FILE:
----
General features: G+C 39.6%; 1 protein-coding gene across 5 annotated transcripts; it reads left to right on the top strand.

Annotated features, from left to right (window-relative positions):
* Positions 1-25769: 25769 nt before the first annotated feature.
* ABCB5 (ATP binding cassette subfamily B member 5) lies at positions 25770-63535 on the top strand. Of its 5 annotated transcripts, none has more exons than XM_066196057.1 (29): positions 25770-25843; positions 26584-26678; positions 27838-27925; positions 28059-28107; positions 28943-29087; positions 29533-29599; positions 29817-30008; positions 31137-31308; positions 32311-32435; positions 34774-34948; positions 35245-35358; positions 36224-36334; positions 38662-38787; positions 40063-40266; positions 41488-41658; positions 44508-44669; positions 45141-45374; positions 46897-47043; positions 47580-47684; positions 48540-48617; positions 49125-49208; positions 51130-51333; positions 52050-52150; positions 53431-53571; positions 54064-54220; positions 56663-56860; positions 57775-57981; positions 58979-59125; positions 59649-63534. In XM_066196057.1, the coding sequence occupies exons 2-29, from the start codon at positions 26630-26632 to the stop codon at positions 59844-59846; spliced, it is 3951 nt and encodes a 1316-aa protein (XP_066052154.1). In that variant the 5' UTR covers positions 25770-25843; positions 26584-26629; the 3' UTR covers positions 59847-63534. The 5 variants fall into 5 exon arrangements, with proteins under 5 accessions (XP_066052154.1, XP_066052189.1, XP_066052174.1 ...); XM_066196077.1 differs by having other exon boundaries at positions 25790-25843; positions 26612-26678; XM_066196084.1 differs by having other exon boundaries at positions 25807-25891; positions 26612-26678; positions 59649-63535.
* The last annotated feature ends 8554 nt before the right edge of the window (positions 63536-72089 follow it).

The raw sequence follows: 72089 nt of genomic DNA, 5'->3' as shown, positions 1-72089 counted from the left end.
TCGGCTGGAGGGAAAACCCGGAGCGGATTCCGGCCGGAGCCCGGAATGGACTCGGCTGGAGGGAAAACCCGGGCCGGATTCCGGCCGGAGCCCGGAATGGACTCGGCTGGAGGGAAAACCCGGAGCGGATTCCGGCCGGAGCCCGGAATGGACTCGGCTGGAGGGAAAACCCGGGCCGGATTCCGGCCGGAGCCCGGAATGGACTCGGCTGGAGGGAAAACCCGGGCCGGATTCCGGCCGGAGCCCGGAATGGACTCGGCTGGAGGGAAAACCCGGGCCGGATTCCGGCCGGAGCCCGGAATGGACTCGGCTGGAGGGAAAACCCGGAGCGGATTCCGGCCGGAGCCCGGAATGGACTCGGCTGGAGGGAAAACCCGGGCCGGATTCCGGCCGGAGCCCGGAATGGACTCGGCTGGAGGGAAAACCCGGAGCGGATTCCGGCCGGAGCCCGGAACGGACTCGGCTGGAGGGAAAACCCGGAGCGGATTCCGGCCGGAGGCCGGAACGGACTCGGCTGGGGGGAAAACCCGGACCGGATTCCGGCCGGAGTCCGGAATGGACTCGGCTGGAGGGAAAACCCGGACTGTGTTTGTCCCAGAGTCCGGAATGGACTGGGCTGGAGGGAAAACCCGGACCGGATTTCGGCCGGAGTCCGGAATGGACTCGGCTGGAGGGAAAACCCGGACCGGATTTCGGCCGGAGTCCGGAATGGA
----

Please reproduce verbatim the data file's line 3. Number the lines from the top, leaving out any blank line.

* Positions 1-25769: 25769 nt before the first annotated feature.